Please Don't Forget White Women, Obama

Let's face it: The president's first 2012 debate performance shows that he forgot a key voting bloc.

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President Obama shakes hands in Pittsburgh. (Chip Somodevilla/Getty Images)

(The Root) -- Gwen Ifill was sorely missed during the first of the presidential debates between Barack Obama and Mitt Romney. Had she or Candy Crowley or even Diane Sawyer moderated Wednesday night's debate, my guess is that one issue that was completely AWOL would have been called into duty: women's rights.

Don't get me wrong -- it wasn't Jim Lehrer's job to bring up what some may label a special interest issue, but a female moderator probably would have.

And a less reserved Barack Obama should have.

There were many other political paths the president could have pursued during Wednesday's debate. He could have discussed the unemployment crisis in the inner cities. Or union rights. Or tax returns. He should have brought up the secretly recorded "47 percent" videotape with Romney writing off nearly half of the American voting public. He should have brought up Romney's tax returns. And he should have brought up Bain Capital.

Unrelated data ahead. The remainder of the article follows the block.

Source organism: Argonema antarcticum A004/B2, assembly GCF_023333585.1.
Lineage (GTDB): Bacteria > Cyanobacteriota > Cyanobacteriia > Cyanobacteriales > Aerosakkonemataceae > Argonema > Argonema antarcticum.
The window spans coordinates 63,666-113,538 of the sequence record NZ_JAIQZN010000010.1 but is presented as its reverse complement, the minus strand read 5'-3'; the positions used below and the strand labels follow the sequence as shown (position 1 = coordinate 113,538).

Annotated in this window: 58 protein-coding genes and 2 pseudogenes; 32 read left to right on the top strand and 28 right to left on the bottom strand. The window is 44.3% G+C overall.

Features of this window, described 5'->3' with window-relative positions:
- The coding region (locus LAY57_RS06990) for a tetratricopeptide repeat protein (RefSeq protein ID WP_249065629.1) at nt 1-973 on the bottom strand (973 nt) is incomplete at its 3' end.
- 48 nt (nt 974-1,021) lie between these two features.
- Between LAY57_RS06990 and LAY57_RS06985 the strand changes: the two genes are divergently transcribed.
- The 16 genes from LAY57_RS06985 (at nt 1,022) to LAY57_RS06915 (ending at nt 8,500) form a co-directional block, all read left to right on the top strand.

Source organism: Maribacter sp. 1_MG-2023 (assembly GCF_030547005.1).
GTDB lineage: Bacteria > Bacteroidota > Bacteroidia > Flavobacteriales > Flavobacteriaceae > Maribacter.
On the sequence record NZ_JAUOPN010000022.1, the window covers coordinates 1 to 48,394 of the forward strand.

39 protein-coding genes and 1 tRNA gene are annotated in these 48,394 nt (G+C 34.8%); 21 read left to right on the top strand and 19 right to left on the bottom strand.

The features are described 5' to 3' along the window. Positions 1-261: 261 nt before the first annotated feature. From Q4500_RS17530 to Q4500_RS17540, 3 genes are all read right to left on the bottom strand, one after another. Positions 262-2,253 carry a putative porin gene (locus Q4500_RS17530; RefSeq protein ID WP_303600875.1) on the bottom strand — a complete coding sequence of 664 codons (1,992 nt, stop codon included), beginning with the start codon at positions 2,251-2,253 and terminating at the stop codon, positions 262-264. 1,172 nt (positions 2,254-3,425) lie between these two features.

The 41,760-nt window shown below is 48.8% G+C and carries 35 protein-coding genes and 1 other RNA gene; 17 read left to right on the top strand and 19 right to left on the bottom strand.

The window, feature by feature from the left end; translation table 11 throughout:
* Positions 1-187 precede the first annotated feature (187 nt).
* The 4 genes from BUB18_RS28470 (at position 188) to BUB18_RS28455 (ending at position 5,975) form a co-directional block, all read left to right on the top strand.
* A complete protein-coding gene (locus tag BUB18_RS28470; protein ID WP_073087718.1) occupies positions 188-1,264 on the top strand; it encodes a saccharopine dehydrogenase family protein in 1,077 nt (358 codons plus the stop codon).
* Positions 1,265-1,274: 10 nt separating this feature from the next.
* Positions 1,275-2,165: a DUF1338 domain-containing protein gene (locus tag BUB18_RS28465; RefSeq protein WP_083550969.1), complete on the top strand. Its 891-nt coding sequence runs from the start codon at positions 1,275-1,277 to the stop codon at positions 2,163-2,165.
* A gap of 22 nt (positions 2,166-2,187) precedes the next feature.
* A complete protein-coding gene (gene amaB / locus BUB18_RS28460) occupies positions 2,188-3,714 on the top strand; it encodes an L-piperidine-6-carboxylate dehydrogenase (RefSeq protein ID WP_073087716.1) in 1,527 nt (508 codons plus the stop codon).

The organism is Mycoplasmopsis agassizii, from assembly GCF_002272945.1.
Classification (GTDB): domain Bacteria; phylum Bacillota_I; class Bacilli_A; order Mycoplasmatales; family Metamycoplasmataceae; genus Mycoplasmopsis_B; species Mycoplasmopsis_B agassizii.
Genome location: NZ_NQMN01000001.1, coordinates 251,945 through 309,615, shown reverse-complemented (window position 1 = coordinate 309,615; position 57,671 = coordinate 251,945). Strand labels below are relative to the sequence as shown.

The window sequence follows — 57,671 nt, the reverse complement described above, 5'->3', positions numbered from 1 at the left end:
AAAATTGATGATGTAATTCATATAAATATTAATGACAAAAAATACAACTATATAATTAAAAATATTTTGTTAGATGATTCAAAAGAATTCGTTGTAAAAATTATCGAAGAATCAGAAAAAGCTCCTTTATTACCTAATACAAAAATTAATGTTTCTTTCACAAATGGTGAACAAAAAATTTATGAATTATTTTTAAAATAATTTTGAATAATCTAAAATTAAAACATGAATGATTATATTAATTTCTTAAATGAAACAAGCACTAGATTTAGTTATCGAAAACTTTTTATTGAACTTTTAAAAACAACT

Obama didn't. The president left all those talking points in Chicago in the Prudential Building, where all his campaign strategies are cooked up with those issues as the main ingredients. He didn't even knock down or assertively point out any of Romney's misspeaks -- such as the charge that Obama has cut $716 billion from Medicare -- or redirections -- such as Romney now suddenly bragging about his health care bill in Massachusetts.

So while Romney got a pass, the president got a butt whipping. Unless you are an Obama hater, it was not a sight to behold. It was like watching a real-life mugging in slow motion. And in the process of pummeling the president, Romney gave GOP down-ticket candidates new hope as well.

It wasn't supposed to go that way. All things were unequal until Wednesday's debate, when Romney was finally able make it about the economy -- and to do it his way. 

Just hours before the debate, Romney's favorable and unfavorable ratings were upside down. According to a Pew poll, 45 percent disliked him and 40 percent thought he was all right, while Republican pols and pundits were busy bad-mouthing him. President Obama, on the other hand, enjoyed a 55 percent favorability rating, with only 42 percent declaring him not their favorite.

And the videotape that surfaced in which Romney wrote off 47 percent of Americans as Obama-loving, government-dependent slackers was hogging the media airways and not helping the Republican's standings. An NBC poll had 55 percent turned off to the quarter-billionaire candidate.

The president was also trending upward in his most vulnerable area -- 57 percent of Americans said they believed the economy was getting better.

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